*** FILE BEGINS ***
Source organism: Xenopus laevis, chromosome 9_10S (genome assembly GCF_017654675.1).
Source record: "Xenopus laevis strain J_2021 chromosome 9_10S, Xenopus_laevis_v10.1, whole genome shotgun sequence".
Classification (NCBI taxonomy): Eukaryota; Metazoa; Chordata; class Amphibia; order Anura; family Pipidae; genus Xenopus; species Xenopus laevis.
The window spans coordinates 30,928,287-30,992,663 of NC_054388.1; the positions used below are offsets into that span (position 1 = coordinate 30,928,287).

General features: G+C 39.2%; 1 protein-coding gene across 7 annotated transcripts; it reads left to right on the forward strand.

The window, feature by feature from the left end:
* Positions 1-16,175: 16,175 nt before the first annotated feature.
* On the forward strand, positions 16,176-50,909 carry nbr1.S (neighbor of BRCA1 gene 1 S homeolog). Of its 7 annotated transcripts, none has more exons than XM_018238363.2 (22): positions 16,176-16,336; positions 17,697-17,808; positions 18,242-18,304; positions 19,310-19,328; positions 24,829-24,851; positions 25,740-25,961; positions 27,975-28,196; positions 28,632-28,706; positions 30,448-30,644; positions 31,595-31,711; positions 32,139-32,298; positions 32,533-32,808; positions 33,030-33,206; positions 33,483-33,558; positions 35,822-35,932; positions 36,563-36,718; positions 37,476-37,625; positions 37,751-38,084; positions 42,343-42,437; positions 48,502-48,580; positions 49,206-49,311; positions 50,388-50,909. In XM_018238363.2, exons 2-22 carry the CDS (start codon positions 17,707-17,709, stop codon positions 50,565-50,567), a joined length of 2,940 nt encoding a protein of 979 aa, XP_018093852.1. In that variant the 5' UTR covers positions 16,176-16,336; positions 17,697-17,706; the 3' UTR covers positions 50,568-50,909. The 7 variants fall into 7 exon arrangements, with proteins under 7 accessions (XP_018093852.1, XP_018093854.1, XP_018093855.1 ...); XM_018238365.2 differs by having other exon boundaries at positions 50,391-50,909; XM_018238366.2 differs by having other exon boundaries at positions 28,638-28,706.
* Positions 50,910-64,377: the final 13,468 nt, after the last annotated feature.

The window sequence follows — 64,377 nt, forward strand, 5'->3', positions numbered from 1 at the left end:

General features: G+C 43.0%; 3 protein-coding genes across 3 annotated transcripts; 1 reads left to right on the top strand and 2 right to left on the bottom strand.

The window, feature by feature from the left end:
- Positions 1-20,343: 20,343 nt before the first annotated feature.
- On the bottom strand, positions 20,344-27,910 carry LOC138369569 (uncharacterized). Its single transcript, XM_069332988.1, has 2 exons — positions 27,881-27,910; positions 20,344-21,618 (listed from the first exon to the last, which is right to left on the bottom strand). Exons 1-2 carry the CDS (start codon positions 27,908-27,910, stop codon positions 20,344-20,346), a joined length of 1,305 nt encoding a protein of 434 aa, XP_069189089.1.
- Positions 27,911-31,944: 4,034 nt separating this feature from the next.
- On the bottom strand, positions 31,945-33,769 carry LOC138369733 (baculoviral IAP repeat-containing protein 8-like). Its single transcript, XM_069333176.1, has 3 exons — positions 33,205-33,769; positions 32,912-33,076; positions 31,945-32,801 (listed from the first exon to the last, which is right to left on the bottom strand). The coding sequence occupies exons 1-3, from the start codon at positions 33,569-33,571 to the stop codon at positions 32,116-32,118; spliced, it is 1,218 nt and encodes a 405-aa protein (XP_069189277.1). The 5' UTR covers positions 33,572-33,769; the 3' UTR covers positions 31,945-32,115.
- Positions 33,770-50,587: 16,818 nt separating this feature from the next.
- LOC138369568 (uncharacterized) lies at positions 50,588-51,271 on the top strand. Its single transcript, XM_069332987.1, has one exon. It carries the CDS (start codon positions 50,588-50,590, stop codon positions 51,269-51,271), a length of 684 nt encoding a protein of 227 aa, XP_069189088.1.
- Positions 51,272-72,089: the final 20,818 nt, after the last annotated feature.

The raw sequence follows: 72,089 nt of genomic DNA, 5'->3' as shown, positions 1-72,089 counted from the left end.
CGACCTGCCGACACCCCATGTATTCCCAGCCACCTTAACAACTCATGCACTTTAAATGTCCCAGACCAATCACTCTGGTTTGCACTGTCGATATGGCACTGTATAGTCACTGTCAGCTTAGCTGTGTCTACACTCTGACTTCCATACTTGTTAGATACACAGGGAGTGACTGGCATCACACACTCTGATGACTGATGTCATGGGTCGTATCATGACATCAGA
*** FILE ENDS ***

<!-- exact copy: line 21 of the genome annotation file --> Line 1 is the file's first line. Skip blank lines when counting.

CGACCTGCCGACACCCCATGTATTCCCAGCCACCTTAACAACTCATGCACTTTAAATGTCCCAGACCAATCACTCTGGTTTGCACTGTCGATATGGCACTGTATAGTCACTGTCAGCTTAGCTGTGTCTACACTCTGACTTCCATACTTGTTAGATACACAGGGAGTGACTGGCATCACACACTCTGATGACTGATGTCATGGGTCGTATCATGACATCAGA